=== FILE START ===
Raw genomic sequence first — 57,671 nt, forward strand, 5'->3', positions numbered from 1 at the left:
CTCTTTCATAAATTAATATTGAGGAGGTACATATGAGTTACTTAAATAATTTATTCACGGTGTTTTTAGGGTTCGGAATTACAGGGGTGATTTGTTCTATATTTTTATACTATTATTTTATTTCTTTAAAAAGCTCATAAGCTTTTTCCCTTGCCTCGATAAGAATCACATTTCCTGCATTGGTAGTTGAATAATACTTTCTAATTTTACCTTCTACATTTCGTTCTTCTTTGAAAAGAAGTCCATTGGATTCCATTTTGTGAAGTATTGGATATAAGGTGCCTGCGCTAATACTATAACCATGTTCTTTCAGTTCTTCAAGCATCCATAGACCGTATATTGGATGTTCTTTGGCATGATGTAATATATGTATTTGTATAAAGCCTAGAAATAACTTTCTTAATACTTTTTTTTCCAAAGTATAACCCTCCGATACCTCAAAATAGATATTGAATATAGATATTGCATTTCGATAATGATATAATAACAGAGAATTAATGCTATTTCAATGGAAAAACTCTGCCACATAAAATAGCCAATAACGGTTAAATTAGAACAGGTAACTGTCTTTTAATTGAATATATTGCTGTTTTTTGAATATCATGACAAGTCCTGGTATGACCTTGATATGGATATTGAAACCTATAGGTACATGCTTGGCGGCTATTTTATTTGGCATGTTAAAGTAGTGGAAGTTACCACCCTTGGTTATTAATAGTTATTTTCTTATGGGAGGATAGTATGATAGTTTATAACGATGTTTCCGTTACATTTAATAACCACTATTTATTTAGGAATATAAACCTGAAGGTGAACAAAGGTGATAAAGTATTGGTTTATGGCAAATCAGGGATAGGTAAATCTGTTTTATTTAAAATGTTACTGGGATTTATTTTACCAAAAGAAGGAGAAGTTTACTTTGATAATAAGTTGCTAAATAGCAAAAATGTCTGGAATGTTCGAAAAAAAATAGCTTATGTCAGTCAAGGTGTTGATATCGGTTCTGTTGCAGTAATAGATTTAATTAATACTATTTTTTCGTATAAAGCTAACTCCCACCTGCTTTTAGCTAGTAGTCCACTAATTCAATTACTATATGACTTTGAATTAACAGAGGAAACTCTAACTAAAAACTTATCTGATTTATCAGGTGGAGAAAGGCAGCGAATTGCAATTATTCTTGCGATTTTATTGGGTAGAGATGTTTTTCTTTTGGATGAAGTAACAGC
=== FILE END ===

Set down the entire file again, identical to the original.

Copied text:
Raw genomic sequence first — 57,671 nt, forward strand, 5'->3', positions numbered from 1 at the left:
CTCTTTCATAAATTAATATTGAGGAGGTACATATGAGTTACTTAAATAATTTATTCACGGTGTTTTTAGGGTTCGGAATTACAGGGGTGATTTGTTCTATATTTTTATACTATTATTTTATTTCTTTAAAAAGCTCATAAGCTTTTTCCCTTGCCTCGATAAGAATCACATTTCCTGCATTGGTAGTTGAATAATACTTTCTAATTTTACCTTCTACATTTCGTTCTTCTTTGAAAAGAAGTCCATTGGATTCCATTTTGTGAAGTATTGGATATAAGGTGCCTGCGCTAATACTATAACCATGTTCTTTCAGTTCTTCAAGCATCCATAGACCGTATATTGGATGTTCTTTGGCATGATGTAATATATGTATTTGTATAAAGCCTAGAAATAACTTTCTTAATACTTTTTTTTCCAAAGTATAACCCTCCGATACCTCAAAATAGATATTGAATATAGATATTGCATTTCGATAATGATATAATAACAGAGAATTAATGCTATTTCAATGGAAAAACTCTGCCACATAAAATAGCCAATAACGGTTAAATTAGAACAGGTAACTGTCTTTTAATTGAATATATTGCTGTTTTTTGAATATCATGACAAGTCCTGGTATGACCTTGATATGGATATTGAAACCTATAGGTACATGCTTGGCGGCTATTTTATTTGGCATGTTAAAGTAGTGGAAGTTACCACCCTTGGTTATTAATAGTTATTTTCTTATGGGAGGATAGTATGATAGTTTATAACGATGTTTCCGTTACATTTAATAACCACTATTTATTTAGGAATATAAACCTGAAGGTGAACAAAGGTGATAAAGTATTGGTTTATGGCAAATCAGGGATAGGTAAATCTGTTTTATTTAAAATGTTACTGGGATTTATTTTACCAAAAGAAGGAGAAGTTTACTTTGATAATAAGTTGCTAAATAGCAAAAATGTCTGGAATGTTCGAAAAAAAATAGCTTATGTCAGTCAAGGTGTTGATATCGGTTCTGTTGCAGTAATAGATTTAATTAATACTATTTTTTCGTATAAAGCTAACTCCCACCTGCTTTTAGCTAGTAGTCCACTAATTCAATTACTATATGACTTTGAATTAACAGAGGAAACTCTAACTAAAAACTTATCTGATTTATCAGGTGGAGAAAGGCAGCGAATTGCAATTATTCTTGCGATTTTATTGGGTAGAGATGTTTTTCTTTTGGATGAAGTAACAGC